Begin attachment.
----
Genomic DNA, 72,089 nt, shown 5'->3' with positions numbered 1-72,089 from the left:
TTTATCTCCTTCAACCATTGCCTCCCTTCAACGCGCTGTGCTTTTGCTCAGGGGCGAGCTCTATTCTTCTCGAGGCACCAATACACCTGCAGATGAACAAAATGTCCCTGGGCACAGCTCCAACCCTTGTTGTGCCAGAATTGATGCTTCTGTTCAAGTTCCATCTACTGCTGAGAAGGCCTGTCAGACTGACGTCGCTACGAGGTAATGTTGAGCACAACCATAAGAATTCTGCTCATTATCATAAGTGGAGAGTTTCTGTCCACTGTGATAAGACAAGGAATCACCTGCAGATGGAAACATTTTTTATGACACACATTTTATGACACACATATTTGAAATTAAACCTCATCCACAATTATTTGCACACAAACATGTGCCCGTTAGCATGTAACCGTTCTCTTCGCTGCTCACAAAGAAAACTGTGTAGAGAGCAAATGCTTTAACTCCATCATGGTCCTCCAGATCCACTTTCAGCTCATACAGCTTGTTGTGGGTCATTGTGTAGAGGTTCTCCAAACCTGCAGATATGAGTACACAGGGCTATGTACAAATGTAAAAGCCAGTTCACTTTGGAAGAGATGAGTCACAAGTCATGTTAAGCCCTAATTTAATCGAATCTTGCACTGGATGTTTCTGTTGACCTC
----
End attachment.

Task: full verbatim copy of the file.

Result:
Genomic DNA, 72,089 nt, shown 5'->3' with positions numbered 1-72,089 from the left:
TTTATCTCCTTCAACCATTGCCTCCCTTCAACGCGCTGTGCTTTTGCTCAGGGGCGAGCTCTATTCTTCTCGAGGCACCAATACACCTGCAGATGAACAAAATGTCCCTGGGCACAGCTCCAACCCTTGTTGTGCCAGAATTGATGCTTCTGTTCAAGTTCCATCTACTGCTGAGAAGGCCTGTCAGACTGACGTCGCTACGAGGTAATGTTGAGCACAACCATAAGAATTCTGCTCATTATCATAAGTGGAGAGTTTCTGTCCACTGTGATAAGACAAGGAATCACCTGCAGATGGAAACATTTTTTATGACACACATTTTATGACACACATATTTGAAATTAAACCTCATCCACAATTATTTGCACACAAACATGTGCCCGTTAGCATGTAACCGTTCTCTTCGCTGCTCACAAAGAAAACTGTGTAGAGAGCAAATGCTTTAACTCCATCATGGTCCTCCAGATCCACTTTCAGCTCATACAGCTTGTTGTGGGTCATTGTGTAGAGGTTCTCCAAACCTGCAGATATGAGTACACAGGGCTATGTACAAATGTAAAAGCCAGTTCACTTTGGAAGAGATGAGTCACAAGTCATGTTAAGCCCTAATTTAATCGAATCTTGCACTGGATGTTTCTGTTGACCTC